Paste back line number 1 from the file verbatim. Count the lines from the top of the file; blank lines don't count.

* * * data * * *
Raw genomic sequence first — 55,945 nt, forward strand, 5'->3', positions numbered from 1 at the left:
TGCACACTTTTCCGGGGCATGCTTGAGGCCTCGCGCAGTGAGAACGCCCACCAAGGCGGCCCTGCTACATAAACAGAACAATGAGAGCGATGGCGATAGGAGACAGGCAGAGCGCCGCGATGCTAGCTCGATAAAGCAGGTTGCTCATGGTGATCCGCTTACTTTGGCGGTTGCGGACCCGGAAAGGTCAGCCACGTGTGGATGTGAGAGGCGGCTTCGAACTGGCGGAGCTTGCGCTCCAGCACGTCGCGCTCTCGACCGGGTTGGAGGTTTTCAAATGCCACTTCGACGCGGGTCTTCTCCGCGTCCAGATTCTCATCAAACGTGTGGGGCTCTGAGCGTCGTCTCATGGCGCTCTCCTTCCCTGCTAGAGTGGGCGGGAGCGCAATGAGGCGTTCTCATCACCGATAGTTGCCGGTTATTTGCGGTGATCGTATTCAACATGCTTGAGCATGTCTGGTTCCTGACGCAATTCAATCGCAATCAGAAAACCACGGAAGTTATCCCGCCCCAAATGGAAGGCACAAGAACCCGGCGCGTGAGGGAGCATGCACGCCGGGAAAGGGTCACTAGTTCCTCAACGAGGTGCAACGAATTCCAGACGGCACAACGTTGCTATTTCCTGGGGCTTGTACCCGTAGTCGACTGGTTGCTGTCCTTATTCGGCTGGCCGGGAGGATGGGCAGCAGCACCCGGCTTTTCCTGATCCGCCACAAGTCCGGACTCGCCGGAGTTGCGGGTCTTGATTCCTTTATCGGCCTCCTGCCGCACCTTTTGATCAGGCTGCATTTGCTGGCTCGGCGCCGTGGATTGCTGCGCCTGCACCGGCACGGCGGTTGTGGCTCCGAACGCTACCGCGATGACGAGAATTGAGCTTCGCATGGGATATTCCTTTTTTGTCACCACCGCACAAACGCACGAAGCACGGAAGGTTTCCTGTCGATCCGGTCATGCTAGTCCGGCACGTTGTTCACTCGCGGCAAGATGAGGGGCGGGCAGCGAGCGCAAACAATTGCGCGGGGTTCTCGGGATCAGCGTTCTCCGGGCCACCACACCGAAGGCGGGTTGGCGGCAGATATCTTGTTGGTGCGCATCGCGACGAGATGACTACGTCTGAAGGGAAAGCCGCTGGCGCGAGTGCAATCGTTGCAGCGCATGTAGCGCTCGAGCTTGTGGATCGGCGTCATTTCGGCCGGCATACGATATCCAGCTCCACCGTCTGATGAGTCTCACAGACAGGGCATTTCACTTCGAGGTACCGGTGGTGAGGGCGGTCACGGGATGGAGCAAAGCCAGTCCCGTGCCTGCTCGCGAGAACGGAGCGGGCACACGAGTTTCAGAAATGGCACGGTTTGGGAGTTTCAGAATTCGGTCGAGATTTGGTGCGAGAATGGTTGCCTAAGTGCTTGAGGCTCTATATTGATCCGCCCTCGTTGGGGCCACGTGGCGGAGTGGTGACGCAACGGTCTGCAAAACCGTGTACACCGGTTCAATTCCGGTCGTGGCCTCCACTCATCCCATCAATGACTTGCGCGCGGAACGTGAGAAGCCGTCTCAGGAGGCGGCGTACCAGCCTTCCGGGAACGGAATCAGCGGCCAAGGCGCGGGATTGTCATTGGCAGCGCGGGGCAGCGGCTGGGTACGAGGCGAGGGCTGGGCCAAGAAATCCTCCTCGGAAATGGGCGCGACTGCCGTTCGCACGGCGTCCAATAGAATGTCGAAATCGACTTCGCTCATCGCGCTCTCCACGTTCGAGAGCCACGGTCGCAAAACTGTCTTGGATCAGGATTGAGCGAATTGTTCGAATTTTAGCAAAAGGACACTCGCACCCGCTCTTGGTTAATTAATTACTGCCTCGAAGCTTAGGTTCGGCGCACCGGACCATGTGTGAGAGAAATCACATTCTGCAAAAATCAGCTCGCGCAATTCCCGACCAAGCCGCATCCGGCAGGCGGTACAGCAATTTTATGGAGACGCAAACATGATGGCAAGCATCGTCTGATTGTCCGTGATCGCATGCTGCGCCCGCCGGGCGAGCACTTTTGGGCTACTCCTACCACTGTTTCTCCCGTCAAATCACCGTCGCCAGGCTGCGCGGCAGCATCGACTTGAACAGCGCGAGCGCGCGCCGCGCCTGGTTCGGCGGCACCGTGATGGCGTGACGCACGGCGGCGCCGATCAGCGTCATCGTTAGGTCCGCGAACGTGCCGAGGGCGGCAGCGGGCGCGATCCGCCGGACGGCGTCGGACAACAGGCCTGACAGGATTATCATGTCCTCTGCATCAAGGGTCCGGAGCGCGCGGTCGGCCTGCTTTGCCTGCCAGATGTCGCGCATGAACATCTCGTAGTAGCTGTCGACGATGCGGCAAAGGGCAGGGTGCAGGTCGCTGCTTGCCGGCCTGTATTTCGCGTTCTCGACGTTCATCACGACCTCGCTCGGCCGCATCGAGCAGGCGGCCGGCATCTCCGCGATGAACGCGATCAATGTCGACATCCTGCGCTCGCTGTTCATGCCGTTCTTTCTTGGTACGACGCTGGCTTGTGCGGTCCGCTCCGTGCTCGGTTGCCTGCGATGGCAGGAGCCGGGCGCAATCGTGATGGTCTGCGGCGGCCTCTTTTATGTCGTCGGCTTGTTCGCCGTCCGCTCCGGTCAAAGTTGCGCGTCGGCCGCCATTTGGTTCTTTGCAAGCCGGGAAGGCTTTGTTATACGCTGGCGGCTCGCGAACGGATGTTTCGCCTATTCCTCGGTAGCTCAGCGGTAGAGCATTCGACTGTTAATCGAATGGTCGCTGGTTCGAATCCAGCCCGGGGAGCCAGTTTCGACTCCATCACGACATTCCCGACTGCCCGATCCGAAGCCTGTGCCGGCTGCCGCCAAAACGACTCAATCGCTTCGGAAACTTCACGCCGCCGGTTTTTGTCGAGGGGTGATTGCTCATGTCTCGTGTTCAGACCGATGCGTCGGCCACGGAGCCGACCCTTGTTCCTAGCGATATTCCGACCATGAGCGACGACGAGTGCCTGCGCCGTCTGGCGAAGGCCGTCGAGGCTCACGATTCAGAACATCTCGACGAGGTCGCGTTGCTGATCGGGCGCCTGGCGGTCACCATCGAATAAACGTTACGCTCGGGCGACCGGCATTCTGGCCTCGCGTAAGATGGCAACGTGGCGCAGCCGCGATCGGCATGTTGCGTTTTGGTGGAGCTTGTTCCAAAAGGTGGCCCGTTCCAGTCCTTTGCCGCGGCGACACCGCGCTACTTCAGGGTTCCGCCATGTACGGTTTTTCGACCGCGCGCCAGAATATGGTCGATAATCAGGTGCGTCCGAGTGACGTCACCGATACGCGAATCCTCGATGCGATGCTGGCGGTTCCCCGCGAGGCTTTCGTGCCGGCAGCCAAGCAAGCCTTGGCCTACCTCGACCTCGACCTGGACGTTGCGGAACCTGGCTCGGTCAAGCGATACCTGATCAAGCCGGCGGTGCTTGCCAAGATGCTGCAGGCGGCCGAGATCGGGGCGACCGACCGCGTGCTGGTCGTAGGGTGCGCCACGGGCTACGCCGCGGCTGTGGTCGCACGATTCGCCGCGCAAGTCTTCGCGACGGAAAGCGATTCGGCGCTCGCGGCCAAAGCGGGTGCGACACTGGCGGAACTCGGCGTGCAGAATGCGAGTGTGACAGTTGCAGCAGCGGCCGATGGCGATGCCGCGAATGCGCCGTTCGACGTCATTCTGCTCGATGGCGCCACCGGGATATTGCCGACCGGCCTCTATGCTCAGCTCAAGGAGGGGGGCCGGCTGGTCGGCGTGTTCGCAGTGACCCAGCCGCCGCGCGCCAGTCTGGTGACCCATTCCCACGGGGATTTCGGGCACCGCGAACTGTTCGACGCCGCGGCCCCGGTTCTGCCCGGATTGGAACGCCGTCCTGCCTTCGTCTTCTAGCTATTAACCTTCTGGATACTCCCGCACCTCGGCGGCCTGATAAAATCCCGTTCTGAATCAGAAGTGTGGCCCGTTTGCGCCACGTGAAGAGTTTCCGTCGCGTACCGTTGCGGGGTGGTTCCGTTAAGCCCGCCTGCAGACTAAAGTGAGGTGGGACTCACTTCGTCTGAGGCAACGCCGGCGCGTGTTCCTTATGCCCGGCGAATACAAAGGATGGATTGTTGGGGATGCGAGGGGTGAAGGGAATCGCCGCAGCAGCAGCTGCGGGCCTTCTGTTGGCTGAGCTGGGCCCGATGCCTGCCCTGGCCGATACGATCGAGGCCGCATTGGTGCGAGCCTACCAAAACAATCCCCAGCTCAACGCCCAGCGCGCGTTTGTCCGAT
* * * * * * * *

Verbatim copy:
Raw genomic sequence first — 55,945 nt, forward strand, 5'->3', positions numbered from 1 at the left: